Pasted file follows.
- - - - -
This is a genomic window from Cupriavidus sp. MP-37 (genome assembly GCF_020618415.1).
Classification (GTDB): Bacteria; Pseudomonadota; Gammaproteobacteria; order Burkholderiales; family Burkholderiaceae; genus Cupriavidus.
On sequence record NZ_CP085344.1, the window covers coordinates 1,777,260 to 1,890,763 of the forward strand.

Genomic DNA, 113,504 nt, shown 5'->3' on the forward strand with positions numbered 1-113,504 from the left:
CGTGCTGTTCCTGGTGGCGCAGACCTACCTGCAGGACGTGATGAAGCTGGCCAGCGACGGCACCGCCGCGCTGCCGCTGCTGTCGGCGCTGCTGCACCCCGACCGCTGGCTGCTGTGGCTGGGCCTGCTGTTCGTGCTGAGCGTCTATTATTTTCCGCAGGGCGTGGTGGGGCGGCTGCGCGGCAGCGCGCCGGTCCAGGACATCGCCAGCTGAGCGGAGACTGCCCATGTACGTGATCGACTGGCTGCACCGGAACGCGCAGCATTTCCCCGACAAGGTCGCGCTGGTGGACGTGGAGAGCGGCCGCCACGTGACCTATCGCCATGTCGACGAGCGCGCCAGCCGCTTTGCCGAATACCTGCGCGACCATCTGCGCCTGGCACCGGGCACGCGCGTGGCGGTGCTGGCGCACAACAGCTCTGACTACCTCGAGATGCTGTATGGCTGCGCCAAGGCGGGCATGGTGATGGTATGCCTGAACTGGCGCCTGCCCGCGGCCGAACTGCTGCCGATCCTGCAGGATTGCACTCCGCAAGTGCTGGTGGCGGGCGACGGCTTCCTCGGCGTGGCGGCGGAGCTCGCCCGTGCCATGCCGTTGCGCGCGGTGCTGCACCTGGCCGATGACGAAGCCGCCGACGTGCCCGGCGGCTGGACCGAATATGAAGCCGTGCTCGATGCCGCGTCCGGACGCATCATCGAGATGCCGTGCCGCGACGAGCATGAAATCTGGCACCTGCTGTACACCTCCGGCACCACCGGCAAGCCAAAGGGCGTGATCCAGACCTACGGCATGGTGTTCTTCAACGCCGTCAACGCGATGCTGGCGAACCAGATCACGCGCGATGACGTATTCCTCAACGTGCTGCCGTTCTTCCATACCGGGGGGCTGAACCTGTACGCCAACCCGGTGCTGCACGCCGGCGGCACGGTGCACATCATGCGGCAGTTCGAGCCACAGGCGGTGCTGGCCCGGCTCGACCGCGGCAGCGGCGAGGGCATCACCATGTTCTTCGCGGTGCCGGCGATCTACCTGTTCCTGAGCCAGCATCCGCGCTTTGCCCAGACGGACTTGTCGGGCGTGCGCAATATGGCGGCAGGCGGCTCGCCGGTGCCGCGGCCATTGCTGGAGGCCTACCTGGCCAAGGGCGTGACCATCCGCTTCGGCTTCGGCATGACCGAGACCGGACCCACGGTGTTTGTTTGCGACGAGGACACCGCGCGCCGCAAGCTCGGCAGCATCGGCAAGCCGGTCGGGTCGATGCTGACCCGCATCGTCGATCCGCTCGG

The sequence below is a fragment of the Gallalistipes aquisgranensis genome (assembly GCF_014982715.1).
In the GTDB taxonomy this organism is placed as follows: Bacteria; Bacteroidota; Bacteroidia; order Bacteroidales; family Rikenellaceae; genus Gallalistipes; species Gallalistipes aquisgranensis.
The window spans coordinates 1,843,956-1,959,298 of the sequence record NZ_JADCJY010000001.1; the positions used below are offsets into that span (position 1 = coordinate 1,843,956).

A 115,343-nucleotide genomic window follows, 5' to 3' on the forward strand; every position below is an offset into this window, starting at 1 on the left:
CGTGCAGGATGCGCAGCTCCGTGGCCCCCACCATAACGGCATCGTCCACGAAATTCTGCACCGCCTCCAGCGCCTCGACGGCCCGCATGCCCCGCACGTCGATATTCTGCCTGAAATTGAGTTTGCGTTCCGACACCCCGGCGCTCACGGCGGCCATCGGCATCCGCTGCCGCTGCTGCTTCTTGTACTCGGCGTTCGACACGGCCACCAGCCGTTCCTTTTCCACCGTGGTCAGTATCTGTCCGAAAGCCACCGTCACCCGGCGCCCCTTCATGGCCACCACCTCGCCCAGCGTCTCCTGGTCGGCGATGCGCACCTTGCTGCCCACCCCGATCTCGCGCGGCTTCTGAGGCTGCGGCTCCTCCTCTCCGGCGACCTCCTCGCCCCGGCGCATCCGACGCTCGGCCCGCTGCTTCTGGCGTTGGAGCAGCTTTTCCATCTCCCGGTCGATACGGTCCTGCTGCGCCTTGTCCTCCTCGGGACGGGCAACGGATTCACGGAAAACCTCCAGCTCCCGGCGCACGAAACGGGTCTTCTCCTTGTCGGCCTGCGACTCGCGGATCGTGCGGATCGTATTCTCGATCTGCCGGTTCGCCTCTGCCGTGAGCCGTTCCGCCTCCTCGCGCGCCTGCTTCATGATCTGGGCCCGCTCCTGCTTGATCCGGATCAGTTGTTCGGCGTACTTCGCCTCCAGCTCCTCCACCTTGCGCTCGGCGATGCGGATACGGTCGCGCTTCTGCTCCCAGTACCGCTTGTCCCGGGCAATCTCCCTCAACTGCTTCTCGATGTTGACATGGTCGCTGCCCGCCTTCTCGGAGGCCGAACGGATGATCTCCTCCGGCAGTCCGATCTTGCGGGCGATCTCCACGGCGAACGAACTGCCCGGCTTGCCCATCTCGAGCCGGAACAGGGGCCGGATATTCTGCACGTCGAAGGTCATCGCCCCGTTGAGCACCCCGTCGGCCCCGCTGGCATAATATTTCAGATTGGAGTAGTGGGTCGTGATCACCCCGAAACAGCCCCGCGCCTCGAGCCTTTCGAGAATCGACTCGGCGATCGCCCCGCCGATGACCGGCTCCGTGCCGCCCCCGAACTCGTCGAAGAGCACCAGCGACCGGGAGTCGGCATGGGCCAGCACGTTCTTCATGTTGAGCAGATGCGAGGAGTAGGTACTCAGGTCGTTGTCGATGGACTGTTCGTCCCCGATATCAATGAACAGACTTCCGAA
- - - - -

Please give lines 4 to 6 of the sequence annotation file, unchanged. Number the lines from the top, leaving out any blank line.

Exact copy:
Genomic DNA, 113,504 nt, shown 5'->3' on the forward strand with positions numbered 1-113,504 from the left:
CGTGCTGTTCCTGGTGGCGCAGACCTACCTGCAGGACGTGATGAAGCTGGCCAGCGACGGCACCGCCGCGCTGCCGCTGCTGTCGGCGCTGCTGCACCCCGACCGCTGGCTGCTGTGGCTGGGCCTGCTGTTCGTGCTGAGCGTCTATTATTTTCCGCAGGGCGTGGTGGGGCGGCTGCGCGGCAGCGCGCCGGTCCAGGACATCGCCAGCTGAGCGGAGACTGCCCATGTACGTGATCGACTGGCTGCACCGGAACGCGCAGCATTTCCCCGACAAGGTCGCGCTGGTGGACGTGGAGAGCGGCCGCCACGTGACCTATCGCCATGTCGACGAGCGCGCCAGCCGCTTTGCCGAATACCTGCGCGACCATCTGCGCCTGGCACCGGGCACGCGCGTGGCGGTGCTGGCGCACAACAGCTCTGACTACCTCGAGATGCTGTATGGCTGCGCCAAGGCGGGCATGGTGATGGTATGCCTGAACTGGCGCCTGCCCGCGGCCGAACTGCTGCCGATCCTGCAGGATTGCACTCCGCAAGTGCTGGTGGCGGGCGACGGCTTCCTCGGCGTGGCGGCGGAGCTCGCCCGTGCCATGCCGTTGCGCGCGGTGCTGCACCTGGCCGATGACGAAGCCGCCGACGTGCCCGGCGGCTGGACCGAATATGAAGCCGTGCTCGATGCCGCGTCCGGACGCATCATCGAGATGCCGTGCCGCGACGAGCATGAAATCTGGCACCTGCTGTACACCTCCGGCACCACCGGCAAGCCAAAGGGCGTGATCCAGACCTACGGCATGGTGTTCTTCAACGCCGTCAACGCGATGCTGGCGAACCAGATCACGCGCGATGACGTATTCCTCAACGTGCTGCCGTTCTTCCATACCGGGGGGCTGAACCTGTACGCCAACCCGGTGCTGCACGCCGGCGGCACGGTGCACATCATGCGGCAGTTCGAGCCACAGGCGGTGCTGGCCCGGCTCGACCGCGGCAGCGGCGAGGGCATCACCATGTTCTTCGCGGTGCCGGCGATCTACCTGTTCCTGAGCCAGCATCCGCGCTTTGCCCAGACGGACTTGTCGGGCGTGCGCAATATGGCGGCAGGCGGCTCGCCGGTGCCGCGGCCATTGCTGGAGGCCTACCTGGCCAAGGGCGTGACCATCCGCTTCGGCTTCGGCATGACCGAGACCGGACCCACGGTGTTTGTTTGCGACGAGGACACCGCGCGCCGCAAGCTCGGCAGCATCGGCAAGCCGGTCGGGTCGATGCTGACCCGCATCGTCGATCCGCTCGG

The sequence below is a fragment of the Gallalistipes aquisgranensis genome (assembly GCF_014982715.1).